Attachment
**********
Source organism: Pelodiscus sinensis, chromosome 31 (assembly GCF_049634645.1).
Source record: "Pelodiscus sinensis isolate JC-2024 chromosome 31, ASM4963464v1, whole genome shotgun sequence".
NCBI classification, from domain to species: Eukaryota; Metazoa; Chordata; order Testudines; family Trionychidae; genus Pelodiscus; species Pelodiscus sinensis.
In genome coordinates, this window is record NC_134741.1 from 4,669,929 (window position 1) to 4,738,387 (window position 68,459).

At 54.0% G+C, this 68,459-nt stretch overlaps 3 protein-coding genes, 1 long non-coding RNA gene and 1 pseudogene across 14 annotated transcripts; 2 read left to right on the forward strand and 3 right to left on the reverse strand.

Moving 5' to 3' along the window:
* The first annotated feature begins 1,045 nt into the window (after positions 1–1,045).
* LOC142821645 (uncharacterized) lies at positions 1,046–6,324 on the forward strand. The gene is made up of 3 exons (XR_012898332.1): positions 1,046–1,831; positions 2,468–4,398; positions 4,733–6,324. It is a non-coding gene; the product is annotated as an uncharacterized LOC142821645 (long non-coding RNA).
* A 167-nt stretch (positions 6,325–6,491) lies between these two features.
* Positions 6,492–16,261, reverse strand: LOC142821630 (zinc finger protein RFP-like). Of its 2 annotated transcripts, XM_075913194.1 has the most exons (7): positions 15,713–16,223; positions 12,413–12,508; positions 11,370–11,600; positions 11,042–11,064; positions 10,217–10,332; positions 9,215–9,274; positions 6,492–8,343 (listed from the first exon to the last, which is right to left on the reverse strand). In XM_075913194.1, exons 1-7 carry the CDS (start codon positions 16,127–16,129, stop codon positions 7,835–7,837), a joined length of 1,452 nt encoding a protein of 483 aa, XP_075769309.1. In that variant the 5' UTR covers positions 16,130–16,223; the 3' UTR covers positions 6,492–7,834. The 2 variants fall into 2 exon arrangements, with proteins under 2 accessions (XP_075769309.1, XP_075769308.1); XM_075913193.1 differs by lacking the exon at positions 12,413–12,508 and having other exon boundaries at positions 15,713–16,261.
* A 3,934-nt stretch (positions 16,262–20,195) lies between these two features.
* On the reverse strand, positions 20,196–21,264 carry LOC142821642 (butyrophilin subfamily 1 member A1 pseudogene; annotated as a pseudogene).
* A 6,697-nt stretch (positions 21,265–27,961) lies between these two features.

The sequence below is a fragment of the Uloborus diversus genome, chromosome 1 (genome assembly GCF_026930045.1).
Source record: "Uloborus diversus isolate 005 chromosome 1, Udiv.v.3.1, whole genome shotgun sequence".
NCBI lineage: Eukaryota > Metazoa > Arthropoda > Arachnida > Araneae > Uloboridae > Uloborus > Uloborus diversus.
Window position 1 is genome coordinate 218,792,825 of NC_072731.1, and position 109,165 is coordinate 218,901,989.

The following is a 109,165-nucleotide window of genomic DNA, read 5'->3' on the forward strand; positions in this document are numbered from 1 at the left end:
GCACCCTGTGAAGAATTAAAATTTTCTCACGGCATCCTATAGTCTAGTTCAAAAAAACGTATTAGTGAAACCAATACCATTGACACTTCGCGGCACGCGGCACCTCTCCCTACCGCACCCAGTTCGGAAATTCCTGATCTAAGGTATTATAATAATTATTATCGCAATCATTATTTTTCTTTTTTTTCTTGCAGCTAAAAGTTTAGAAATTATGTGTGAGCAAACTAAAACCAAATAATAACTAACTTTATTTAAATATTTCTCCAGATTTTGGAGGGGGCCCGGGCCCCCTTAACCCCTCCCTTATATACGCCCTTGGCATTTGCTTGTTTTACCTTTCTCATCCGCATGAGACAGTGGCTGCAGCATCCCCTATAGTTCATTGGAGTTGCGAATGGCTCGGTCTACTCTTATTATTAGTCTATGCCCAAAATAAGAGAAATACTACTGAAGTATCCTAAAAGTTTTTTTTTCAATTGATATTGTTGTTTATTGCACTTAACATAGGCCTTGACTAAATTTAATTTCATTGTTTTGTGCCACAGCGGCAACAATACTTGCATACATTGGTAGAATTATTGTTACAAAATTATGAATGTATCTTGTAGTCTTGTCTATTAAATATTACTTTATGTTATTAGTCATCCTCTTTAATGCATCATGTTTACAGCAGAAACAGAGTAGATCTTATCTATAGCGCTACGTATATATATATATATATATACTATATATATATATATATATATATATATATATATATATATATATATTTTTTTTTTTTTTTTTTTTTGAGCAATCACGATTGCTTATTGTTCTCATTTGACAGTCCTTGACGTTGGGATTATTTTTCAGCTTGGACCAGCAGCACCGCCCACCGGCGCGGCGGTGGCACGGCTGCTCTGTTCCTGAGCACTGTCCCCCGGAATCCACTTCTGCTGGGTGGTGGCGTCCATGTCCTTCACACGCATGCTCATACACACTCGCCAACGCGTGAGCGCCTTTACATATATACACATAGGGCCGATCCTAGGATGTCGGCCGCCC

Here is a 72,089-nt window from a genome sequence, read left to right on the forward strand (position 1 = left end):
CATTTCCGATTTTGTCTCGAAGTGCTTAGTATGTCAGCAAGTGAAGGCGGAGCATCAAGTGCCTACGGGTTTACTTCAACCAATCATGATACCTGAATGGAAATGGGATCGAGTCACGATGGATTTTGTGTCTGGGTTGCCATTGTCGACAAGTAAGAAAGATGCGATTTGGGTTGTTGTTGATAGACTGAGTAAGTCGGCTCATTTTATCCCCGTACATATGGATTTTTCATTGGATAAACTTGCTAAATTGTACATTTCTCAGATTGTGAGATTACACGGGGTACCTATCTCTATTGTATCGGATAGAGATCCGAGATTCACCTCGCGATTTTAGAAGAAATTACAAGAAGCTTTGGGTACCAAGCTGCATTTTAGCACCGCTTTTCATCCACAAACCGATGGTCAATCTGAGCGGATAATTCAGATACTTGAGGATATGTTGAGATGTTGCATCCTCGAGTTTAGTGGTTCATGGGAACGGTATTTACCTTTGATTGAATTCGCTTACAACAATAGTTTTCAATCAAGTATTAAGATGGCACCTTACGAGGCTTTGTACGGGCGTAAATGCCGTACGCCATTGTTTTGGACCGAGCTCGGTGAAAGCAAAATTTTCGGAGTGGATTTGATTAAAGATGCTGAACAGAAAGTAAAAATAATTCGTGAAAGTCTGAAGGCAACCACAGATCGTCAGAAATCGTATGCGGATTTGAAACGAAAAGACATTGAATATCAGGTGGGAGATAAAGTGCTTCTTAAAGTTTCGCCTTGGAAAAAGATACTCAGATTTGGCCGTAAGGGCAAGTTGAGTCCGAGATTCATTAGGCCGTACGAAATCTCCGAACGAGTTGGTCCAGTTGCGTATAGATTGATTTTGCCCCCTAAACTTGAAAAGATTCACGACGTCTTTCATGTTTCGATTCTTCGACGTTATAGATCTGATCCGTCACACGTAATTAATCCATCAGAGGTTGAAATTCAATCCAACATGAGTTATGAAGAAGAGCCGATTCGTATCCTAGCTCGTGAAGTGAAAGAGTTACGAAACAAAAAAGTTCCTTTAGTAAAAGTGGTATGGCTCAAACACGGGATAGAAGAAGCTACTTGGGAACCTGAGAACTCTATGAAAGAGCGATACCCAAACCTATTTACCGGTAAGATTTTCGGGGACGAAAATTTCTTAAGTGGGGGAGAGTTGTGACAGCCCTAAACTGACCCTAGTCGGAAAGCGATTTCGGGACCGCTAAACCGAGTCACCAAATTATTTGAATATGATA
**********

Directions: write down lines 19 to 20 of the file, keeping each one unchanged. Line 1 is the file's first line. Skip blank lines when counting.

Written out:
GCACCCTGTGAAGAATTAAAATTTTCTCACGGCATCCTATAGTCTAGTTCAAAAAAACGTATTAGTGAAACCAATACCATTGACACTTCGCGGCACGCGGCACCTCTCCCTACCGCACCCAGTTCGGAAATTCCTGATCTAAGGTATTATAATAATTATTATCGCAATCATTATTTTTCTTTTTTTTCTTGCAGCTAAAAGTTTAGAAATTATGTGTGAGCAAACTAAAACCAAATAATAACTAACTTTATTTAAATATTTCTCCAGATTTTGGAGGGGGCCCGGGCCCCCTTAACCCCTCCCTTATATACGCCCTTGGCATTTGCTTGTTTTACCTTTCTCATCCGCATGAGACAGTGGCTGCAGCATCCCCTATAGTTCATTGGAGTTGCGAATGGCTCGGTCTACTCTTATTATTAGTCTATGCCCAAAATAAGAGAAATACTACTGAAGTATCCTAAAAGTTTTTTTTTCAATTGATATTGTTGTTTATTGCACTTAACATAGGCCTTGACTAAATTTAATTTCATTGTTTTGTGCCACAGCGGCAACAATACTTGCATACATTGGTAGAATTATTGTTACAAAATTATGAATGTATCTTGTAGTCTTGTCTATTAAATATTACTTTATGTTATTAGTCATCCTCTTTAATGCATCATGTTTACAGCAGAAACAGAGTAGATCTTATCTATAGCGCTACGTATATATATATATATATATACTATATATATATATATATATATATATATATATATATATATATATATTTTTTTTTTTTTTTTTTTTTGAGCAATCACGATTGCTTATTGTTCTCATTTGACAGTCCTTGACGTTGGGATTATTTTTCAGCTTGGACCAGCAGCACCGCCCACCGGCGCGGCGGTGGCACGGCTGCTCTGTTCCTGAGCACTGTCCCCCGGAATCCACTTCTGCTGGGTGGTGGCGTCCATGTCCTTCACACGCATGCTCATACACACTCGCCAACGCGTGAGCGCCTTTACATATATACACATAGGGCCGATCCTAGGATGTCGGCCGCCC

Here is a 72,089-nt window from a genome sequence, read left to right on the forward strand (position 1 = left end):